Banner_for_Sean_OCasey_play_The_Plough__The_StarsO’Casey takes many bows during my visit, the tough trade unionist creating havoc with middle-class colleagues, but in the spotlight again now through the re-run of his 1924 play The Plough and the Stars, at the Abbey Theatre where it was first performed the same year. A controversial story, it follows both the build-up of tension and the private experiences of the Uprising; it had standing ovations, but on opening night the well-heeled audience had booed his political stance of Irish Nationalism and direct, sexual language, which led the theatre’s co-founder, Yeats, to stand up and rail against them for not supporting O’Casey’s support for the Republicans.

Dublin is a still-changing and unpredictable city, and the new sight of cranes is a welcome sight. The views from a Liffey Cruise boat reveal development, and our guide describes how the Docklands quarter, which was the triumph of New Dublin, is slowly rebuilding. The recent opening of the new Conference Centre, a fabulous, tipsy-looking cylindrical tower designed by the US-based Irish architect, Kevin Roche, has brought "good feelings", he said. Its prime location, by the river and facing Liebeskind’s Grand Canal Theatre, brings two symbolic landmarks in a city needing that presence.

Many of these grand houses carry the subtitle “Burned down by the IRA, 1922", the year of Independence from British rule

Galleries are appearing in former shops and front-rooms away from the city centre, exposing new work and transforming neighbourhoods into the beginnings of a Shoreditch-like art scene. The most significant eclectic and international exhibitions are those at IMMA, Dublin's star piece located in a former 18th-century hospital for English officers. It has benefited hugely on the international front, from the director, Enrique Juncosa, who leaves this year. His current show features a dynamic gift of Post-War American Art from the collection of American art historian Barbara Novak and émigré Irish artist Brian O’Doherty (aka Patrick Ireland). Its rich diversity offers a quirky, personal slice through American art in the Sixties and Seventies, with photographs, watercolours, oils, drawings, sculpture, multiples by Jasper Johns, and an enthralling Duchamp room of Retro Reliefs (1935) where discs spin slowly on a record deck, converting the painted designs on the disc into animated Vorticist paintings.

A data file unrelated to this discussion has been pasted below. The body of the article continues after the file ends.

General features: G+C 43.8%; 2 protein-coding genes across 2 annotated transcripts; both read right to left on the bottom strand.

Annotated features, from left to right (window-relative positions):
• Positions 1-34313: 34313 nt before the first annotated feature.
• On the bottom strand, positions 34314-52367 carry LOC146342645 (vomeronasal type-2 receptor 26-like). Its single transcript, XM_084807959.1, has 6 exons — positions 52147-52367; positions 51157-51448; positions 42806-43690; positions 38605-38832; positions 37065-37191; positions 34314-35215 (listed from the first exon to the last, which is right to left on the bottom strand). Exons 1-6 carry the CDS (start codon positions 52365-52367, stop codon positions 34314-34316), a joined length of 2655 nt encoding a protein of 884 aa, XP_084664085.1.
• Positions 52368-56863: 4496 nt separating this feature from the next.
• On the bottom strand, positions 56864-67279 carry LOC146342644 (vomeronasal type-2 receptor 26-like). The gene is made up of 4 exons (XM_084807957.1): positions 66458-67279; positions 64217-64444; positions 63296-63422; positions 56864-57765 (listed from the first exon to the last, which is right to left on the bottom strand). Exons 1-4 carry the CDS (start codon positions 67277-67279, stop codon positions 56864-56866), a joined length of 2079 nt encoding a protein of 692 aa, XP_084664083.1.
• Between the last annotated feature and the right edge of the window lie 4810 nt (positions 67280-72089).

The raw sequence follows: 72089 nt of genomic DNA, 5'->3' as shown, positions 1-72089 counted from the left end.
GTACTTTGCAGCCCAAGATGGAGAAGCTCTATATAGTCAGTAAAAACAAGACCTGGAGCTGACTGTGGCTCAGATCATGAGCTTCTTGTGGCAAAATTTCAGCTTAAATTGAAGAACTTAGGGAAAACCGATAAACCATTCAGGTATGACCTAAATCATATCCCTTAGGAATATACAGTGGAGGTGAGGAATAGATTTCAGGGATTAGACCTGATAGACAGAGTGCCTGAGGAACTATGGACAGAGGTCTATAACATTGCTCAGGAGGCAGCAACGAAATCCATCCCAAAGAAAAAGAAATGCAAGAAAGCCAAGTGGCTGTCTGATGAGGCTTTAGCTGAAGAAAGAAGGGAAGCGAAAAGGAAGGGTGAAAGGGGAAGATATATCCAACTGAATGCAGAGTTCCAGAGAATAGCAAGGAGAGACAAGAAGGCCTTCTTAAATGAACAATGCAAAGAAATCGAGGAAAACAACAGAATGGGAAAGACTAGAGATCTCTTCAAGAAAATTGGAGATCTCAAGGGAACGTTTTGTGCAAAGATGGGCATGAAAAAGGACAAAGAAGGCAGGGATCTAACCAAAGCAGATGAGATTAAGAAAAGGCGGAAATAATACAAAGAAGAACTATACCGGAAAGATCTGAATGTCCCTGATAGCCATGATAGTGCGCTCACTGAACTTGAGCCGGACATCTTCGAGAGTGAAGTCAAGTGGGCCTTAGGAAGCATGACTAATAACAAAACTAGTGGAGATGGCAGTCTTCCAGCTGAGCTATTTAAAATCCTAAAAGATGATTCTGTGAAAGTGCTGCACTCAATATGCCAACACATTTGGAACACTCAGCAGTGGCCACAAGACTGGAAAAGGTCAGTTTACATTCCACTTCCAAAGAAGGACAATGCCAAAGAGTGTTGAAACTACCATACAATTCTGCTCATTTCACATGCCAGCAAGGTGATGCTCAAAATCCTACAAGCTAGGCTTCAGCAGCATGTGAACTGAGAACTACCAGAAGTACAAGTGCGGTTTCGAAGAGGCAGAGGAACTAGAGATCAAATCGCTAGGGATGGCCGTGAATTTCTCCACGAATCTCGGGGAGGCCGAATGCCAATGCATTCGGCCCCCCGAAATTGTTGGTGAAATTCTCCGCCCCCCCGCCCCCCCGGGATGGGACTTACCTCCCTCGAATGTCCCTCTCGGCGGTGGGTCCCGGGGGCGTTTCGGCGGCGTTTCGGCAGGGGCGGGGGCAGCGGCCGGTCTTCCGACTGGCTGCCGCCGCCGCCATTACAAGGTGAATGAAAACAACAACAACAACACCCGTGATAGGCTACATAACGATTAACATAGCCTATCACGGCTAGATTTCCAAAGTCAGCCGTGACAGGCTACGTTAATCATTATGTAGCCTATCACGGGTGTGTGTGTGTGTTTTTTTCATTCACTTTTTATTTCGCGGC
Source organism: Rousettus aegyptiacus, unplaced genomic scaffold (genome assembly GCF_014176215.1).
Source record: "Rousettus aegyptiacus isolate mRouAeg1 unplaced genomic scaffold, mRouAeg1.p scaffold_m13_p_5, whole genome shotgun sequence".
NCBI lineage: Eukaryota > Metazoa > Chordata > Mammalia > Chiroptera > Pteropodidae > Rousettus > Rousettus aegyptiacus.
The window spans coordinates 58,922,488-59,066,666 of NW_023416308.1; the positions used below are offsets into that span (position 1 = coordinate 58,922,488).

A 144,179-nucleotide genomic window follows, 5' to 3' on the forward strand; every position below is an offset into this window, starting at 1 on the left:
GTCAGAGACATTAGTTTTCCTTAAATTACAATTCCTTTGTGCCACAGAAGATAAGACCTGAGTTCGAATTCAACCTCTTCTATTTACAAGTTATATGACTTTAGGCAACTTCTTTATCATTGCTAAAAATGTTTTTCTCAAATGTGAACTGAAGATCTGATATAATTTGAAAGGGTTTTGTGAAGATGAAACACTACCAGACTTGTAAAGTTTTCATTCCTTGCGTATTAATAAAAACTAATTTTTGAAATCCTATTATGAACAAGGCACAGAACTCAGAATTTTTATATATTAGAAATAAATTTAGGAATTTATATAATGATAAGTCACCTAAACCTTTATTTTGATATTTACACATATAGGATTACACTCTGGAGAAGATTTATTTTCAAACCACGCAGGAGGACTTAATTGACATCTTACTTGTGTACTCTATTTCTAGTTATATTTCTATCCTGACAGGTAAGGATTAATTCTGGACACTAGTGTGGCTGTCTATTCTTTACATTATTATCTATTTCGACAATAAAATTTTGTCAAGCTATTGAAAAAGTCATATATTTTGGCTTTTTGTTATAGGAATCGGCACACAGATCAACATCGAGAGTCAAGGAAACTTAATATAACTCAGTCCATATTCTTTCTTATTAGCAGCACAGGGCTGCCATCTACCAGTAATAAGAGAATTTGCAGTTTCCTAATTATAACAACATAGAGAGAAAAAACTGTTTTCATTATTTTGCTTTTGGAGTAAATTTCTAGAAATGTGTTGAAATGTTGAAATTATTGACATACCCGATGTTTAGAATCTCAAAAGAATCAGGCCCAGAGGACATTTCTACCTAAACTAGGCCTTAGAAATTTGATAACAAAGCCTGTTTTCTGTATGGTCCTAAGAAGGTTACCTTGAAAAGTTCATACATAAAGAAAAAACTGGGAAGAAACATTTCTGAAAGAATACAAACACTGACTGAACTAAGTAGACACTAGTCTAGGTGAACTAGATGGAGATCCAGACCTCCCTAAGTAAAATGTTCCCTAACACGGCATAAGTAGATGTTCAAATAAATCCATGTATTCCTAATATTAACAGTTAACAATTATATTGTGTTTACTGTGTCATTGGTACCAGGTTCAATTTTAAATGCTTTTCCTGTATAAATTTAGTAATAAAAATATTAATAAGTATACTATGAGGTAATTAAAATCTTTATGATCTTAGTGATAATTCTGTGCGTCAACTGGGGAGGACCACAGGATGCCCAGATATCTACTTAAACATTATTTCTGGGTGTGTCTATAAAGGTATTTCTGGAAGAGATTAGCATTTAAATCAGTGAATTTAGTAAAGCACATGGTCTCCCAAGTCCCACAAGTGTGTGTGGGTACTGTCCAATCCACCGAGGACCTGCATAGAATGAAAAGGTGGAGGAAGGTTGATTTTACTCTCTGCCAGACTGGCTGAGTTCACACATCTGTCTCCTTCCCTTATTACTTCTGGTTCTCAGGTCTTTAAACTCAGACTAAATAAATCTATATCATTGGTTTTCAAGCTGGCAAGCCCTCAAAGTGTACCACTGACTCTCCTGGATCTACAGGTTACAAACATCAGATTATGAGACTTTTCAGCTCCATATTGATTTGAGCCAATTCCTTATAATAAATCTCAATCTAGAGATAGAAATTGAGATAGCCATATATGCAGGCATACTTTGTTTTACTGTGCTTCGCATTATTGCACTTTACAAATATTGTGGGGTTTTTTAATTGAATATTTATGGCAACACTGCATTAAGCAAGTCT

Clonbrock_Estate_Luke_and_Augusta_Dillon_with_familyWhile photography plays a crucial part at IMMA, the National Photographic Archive (part of the National Library of Ireland) contains around 630,000 images, and is a rich source of Irish history. The current exhibition, Power & Privilege, Photographs of The Big House in Ireland, 1858–1922, is drawn from four major collections of glass negatives, prints and family albums, and they offer fascinating details of family life, working life, entertainment, gardening, fashion, transport.

The Clonbrock Collection owes its survival to Luke Dillon, Lord Clonbrock, and his wife Augusta (pictured above right), who built a processing laboratory and dark room inside a custom-made “Photograph House” in the grounds. The collection's perfectly crisp-toned prints unwittingly demonstrate a gaping class divide - none so explicit as the practice at Lough Key of using a tunnel specifically built to separate boat staff from the guests. Hardly surprising, then, that many of these grand houses carry the subtitle “Burned down by the IRA, 1922", the year of Independence from British rule.

The Cervantes Institute also guarantees surprising and intriguing exhibitions, and the collection of black-and-white photographs taken in Cuba in 1964 by the Colombian photo-journalist, Rodrigo Moya offer a fresh take on what was described as “the reality of the Revolution”. It was two years into independence when the financial deal with the Soviet Union was signed, and Cuba was undergoing radical social changes. Moya's work, mostly of portraits, depict anonymous, everyday stories chosen to demonstrate the democracy of communal work and literacy training, the new mixing of black and white populations, and the dissolving of class groupings in the city and countryside.

RODRIGO_MOYAS_MARILYNA dynamic series documents an Afro-Cuban rumba (party) with drumming and dancing. What separates these images from the many we’ve seen from this period, is their lack of sentimentality and Moya's sensitive connection with his subjects. Portraits of the leaders play down their status, and on a stage platform Raul, not Fidel, stands with Che Guevara, Minister of Industry, and today's acting President's glamorous, uniformed and reputedly ruthless wife, Vilma Espín.

Che’s cropped portraits taken during a meeting see frozen poses and changing expressions, and reveal an early awareness of his photogenicity. Already Moya was contributing to building the iconography which Korda’s world-famous print would clinch. The most irresistible image feels snatched-on-the-wing: two soldiers posed in a street, the dyed blonde in a boiler suit, adopting the perfect Cuban Monroe pose (pictured left), a reminder of how recent it was since the Cubans were linked to American culture, fashion and celebrities. The exhibition highlights similarities between the two islands with their David and Goliath fight for independence, and shared devotion to the written, sung and spoken word - and music.